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'Lord Of The Rings' Reboot Is In The Works Because Nothing Is Sacred Anymore

Peter Jackson's original Lord of the Rings trilogy was a smash hit when it premiered back-to-back in 2001, 2002, and 2003. But, while fans loved the original movies so much (they helped kick off the fantasy revolution in entertainment that's still going on today), the J.R.R. Tolkien estate was not nearly as thrilled with the final results. Perhaps that's why the estate is shopping the work for a possible series, and Amazon Studio is considering a Lord Of The Rings reboot.

Christopher Tolkien, the only remaining living child of the original author, was quite blunt when asked, on the eve of The Hobbit, how he felt about Jackson's original series:

They eviscerated the book by making it an action movie for young people aged 15 to 25. And it seems that The Hobbit will be the same kind of film.

It's barely been three years since The Hobbit trilogy limped out of the box office at the end of 2014, with many feeling like Peter Jackson had pulled a George Lucas, giving us prequels that only tarnished the original films. But with no Disney riding to the rescue to reboot the franchise, the Tolkien estate is doing it for themselves.

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According to Deadline, the estate is not looking at movies this time, but "shopping a possible series," a la Game of Thrones. There's one difference. Where Game of Thrones was not that expensive to get the rights to, but grew in budget over the course of many years, the Tolkien estate has "a whopping price tag attached" up front of $250 million. That's *just* for the rights to the work, before any other costs even begin.

It is a payment that has to be made sight unseen as there is no concept, and there are no creative auspices attached to the possible series... the general package has no talent attached. On top of that, the budget for a fantasy series of that magnitude is likely to be $100-$150 million a season.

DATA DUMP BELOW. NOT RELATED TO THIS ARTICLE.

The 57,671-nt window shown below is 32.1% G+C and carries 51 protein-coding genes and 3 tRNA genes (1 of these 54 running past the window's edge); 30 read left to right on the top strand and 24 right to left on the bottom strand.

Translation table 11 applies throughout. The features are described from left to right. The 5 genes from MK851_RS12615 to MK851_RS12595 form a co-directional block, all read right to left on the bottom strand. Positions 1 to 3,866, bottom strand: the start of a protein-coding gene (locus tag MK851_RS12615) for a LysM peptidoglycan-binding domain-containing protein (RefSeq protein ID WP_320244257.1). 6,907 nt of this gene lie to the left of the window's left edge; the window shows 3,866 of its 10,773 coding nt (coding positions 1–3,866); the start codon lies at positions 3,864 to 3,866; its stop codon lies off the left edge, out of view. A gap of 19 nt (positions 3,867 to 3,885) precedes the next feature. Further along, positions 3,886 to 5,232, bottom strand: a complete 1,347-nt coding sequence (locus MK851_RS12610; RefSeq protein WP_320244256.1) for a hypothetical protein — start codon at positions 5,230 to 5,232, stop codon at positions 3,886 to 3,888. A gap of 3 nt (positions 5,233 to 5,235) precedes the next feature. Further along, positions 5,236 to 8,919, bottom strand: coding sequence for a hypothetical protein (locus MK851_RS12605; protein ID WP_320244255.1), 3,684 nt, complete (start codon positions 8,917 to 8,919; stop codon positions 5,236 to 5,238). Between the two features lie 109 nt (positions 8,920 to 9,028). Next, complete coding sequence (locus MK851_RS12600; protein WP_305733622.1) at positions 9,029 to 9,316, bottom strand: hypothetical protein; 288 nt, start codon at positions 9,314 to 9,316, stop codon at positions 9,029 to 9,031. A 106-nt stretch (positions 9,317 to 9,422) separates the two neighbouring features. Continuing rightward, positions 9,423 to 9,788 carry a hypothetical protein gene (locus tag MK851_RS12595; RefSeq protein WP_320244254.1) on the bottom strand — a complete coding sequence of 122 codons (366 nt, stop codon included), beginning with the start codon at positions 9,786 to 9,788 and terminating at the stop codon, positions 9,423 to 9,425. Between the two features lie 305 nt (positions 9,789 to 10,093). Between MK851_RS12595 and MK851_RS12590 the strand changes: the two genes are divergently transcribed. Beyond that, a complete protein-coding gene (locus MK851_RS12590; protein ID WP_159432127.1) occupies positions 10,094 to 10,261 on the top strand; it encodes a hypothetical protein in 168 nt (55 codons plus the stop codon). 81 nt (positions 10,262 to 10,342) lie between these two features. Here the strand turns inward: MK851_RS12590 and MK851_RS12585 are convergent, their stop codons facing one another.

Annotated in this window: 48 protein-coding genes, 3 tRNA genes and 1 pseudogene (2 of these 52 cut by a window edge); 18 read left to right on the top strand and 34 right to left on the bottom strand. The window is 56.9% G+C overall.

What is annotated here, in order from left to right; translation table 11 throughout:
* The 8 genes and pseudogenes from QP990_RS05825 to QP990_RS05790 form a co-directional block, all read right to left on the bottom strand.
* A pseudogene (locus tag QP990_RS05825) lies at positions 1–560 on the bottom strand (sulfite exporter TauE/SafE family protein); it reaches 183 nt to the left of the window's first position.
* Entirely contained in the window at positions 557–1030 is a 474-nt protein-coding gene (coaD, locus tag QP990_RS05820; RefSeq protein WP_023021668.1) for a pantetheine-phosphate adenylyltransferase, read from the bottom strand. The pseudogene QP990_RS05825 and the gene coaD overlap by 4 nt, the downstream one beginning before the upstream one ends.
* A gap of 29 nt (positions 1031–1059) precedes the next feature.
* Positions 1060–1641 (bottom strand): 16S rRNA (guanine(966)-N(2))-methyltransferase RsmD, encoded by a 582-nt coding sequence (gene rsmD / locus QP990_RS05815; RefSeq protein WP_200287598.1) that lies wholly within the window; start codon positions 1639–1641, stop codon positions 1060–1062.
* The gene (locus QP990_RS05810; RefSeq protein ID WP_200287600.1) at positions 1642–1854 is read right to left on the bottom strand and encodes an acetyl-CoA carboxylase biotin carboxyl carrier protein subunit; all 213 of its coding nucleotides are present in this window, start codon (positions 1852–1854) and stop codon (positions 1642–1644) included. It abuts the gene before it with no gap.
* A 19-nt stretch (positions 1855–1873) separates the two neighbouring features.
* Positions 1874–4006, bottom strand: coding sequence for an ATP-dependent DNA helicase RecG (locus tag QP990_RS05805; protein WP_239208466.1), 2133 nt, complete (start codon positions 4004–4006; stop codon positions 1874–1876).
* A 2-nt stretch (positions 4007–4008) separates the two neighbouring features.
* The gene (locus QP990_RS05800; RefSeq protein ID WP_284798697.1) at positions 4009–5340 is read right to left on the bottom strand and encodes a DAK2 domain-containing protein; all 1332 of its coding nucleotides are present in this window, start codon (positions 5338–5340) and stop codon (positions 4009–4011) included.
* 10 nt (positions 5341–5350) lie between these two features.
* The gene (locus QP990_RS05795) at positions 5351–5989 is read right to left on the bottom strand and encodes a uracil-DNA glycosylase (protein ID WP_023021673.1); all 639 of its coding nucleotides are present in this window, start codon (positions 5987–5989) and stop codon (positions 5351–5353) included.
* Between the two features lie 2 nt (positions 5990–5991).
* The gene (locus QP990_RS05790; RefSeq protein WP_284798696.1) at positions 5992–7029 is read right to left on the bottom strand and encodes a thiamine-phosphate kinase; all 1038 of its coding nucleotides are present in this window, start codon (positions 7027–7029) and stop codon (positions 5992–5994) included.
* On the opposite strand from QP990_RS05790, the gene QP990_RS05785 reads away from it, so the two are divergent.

And who do we know in the television business with a large budget, a lot of shows just canceled, and a reputation for telling streaming services their job is to find "the next Game of Thrones"? That would be Amazon Studio's Jeff Bezos.

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To add fuel to the speculation fire, Bezos reportedly has been very "hands on" with Amazon Studios ever since the head of the division, Roy Price, resigned from the company over sexual harassment charges in the wake of the Weinstein scandal. According to Variety's report, which first leaked the news, Bezos is in fact "personally involved" in trying to bring this project to Amazon.

It is uncommon for Bezos — known to be a fan of high fantasy and science fiction — to involve himself personally in dealmaking for Amazon Studios. But talks for “The Lord of the Rings” come at an uncommon moment for the e-commerce giant’s video-entertainment division. Last month Amazon Studios flushed its executive ranks, with president Roy Price, head of scripted Joe Lewis, and head of unscripted Conrad Riggs all departing.
....pursuit of “The Lord of the Rings” is in line with a new programming mandate dictated this year by Bezos, who, months before Price departed, ordered him to shift Amazon Studios away from niche, naturalistic series such as “Transparent” and “Mozart in the Jungle” and toward large-scale genre programming with potential for broad international appeal.

Still, no deal is in place yet. Deadline says that Amazon, Netflix and HBO were all approached by the Tolkien estate, and that HBO passed immediately. That leaves Netflix and Amazon both still in the running.

While both have enormous budgets for acquisitions and in-house production, only one is actually under orders to find a big budget fantasy series to produce. As Deadline points out, the asking price for the rights is about what Bezos paid to acquire The Washington Post. The budgets certainly don't get much bigger than that.